Tying into this concept of the past is the prevalence of conversations we have begun to have more earnestly about race. Several flags that were flying at the Capitol on Jan. 6 represented ideals of the Confederacy and the proto-nationalist ideals of the former administration, with the implication that those people flying those flags are the people who belong in our Capitol building, and by extension, those ideals of racial superiority and militant patriotism are the ideals that belong in the heart of our nation. 

The inauguration of President Joe Biden and Vice President Kamala Harris on Jan. 20 indicated that this might not be the future we support nationally, but that the events of Jan. 6 ever happened indicate an ingrained problem in our society. As a nation, we have allowed (either actively or passively) what should be decrepit ideas of hate to have free range. The differences in response to protests for justice and the “riot” at the Capitol provide glaring examples of this, as do our responses to everyday disputes. Just Google it; the New York Times’ 2020: Year in Pictures is enlightening. 

My thought going into the New Year, then, is shaped as much by my wishes for my own future as it is by my hopes for the nation I call home, and that thought is this: We still have work to do. This past year has brought a lot of perhaps surprising but not unprecedented struggles both personally and nationally, but it is possible to grow from it. We have that opportunity, but only if we choose to create it for ourselves.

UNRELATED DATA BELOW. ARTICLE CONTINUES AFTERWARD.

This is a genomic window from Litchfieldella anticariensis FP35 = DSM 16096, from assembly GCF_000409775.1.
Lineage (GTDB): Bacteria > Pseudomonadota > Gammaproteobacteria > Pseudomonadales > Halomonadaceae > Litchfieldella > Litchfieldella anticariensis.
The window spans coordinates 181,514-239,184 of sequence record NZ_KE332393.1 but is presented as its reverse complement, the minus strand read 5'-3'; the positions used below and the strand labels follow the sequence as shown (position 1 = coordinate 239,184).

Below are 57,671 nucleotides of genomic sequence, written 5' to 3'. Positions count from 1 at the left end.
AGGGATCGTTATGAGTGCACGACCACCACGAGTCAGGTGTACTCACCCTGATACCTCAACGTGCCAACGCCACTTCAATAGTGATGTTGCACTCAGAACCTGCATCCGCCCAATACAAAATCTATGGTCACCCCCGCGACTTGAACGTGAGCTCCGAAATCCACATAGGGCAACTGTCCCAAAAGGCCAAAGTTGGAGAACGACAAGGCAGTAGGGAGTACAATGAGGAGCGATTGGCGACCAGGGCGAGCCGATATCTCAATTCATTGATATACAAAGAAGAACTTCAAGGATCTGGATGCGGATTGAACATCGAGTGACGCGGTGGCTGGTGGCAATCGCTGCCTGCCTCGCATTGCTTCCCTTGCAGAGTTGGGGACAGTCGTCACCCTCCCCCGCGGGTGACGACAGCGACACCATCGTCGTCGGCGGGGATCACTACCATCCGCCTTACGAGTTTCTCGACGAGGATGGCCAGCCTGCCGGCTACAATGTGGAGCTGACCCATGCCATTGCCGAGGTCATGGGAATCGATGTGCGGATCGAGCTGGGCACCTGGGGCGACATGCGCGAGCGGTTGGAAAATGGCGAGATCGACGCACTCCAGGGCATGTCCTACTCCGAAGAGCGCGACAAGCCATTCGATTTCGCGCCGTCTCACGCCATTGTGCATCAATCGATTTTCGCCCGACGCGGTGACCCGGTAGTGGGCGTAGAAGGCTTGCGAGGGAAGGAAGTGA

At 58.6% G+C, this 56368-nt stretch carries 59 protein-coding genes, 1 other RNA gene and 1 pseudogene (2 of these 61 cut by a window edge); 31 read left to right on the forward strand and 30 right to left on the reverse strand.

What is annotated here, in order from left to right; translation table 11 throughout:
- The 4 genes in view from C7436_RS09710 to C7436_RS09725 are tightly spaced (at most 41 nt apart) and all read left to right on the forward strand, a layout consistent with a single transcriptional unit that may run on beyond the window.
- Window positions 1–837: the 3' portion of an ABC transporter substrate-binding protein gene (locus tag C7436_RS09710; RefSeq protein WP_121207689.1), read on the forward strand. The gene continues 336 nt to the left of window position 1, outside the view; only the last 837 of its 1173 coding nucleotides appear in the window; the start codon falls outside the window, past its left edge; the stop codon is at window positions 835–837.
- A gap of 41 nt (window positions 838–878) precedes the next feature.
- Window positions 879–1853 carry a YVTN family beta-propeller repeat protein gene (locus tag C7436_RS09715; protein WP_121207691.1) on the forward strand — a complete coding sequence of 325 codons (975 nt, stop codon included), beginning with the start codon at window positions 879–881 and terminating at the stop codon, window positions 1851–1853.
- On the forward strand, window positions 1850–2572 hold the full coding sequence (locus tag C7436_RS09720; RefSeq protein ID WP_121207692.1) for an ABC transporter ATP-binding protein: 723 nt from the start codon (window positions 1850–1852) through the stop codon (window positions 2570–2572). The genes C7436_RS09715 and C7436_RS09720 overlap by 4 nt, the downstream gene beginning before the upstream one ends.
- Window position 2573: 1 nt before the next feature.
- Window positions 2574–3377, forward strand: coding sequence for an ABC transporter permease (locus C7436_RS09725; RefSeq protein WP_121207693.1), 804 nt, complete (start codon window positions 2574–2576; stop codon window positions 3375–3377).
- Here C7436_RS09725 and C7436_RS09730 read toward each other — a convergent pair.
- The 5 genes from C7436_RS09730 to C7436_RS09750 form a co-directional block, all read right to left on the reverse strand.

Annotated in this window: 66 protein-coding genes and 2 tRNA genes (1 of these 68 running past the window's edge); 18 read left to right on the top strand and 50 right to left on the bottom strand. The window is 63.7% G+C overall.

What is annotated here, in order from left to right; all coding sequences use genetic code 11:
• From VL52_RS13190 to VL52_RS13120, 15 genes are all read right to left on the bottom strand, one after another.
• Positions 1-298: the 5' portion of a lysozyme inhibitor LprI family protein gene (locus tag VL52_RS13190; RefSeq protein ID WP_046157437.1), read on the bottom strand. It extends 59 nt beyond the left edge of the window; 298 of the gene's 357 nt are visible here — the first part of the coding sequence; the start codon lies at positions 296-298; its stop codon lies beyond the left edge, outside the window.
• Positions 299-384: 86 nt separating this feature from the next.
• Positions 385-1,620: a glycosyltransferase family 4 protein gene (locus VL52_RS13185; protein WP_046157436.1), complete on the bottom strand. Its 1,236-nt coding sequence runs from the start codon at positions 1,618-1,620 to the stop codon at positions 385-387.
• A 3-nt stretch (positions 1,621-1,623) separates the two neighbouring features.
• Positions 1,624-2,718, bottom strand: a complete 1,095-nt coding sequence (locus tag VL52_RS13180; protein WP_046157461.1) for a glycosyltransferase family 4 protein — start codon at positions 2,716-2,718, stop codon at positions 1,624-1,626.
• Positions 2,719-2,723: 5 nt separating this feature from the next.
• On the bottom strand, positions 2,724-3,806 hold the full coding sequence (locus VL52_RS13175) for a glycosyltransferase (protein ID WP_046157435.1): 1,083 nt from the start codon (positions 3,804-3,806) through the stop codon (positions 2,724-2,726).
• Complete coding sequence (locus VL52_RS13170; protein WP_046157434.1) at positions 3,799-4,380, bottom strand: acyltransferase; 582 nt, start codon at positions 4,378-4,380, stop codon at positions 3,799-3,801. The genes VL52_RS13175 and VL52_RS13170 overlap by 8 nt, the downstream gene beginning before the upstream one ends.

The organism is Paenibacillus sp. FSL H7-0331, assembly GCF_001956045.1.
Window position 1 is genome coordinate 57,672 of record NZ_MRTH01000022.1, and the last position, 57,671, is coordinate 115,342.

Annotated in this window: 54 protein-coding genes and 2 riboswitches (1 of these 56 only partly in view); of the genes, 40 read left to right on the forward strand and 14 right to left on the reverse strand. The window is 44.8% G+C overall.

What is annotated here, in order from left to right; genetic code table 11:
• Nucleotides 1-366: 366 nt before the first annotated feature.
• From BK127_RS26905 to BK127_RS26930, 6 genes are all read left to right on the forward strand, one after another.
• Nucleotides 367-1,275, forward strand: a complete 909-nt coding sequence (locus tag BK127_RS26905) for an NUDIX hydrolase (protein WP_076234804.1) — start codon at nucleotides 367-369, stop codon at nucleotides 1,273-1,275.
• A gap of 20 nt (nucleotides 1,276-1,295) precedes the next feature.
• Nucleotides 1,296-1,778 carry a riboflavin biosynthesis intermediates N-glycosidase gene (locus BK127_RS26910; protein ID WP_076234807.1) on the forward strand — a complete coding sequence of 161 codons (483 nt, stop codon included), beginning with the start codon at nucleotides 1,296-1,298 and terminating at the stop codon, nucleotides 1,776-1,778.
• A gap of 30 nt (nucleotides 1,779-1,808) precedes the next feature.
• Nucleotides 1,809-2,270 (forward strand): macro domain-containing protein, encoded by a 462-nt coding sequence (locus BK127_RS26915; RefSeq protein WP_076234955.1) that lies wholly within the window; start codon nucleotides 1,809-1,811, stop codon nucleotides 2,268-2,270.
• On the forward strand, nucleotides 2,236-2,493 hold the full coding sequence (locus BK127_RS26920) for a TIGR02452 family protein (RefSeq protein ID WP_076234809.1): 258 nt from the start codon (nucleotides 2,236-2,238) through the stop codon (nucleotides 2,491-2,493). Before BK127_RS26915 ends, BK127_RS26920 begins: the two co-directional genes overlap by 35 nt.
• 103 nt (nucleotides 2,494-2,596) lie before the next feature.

Amanda Gorman’s inaugural poem, “The Hill We Climb,” is especially poignant for this sentiment. She says, “We’ve braved the belly of the beast. / We’ve learned that quiet isn’t always peace. / And the norms and notions of what just is / isn’t always justice.” 

The concept of justice is one that sticks with us as Americans. We learn this as children from animated hero shows where they fight for “truth, justice, and the American way,” but the irony is that, to date, those three things have been incongruous. This has been the precedent, so to say that events over the past year have been unprecedented is a misnomer. This is where we have been, but where are we going to go?

To the Students of Mississippi College,

With Marquisha Mathis being promoted to News Reporter, I am now responsible for writing The Collegian’s Opinions section. In addition to writing an editorial in each issue, I will be soliciting Opinions pieces from students. 

These pieces can be on topics big or small, as long as they are well informed. The Collegian takes pride in amplifying student voices, but we cannot do that without your help.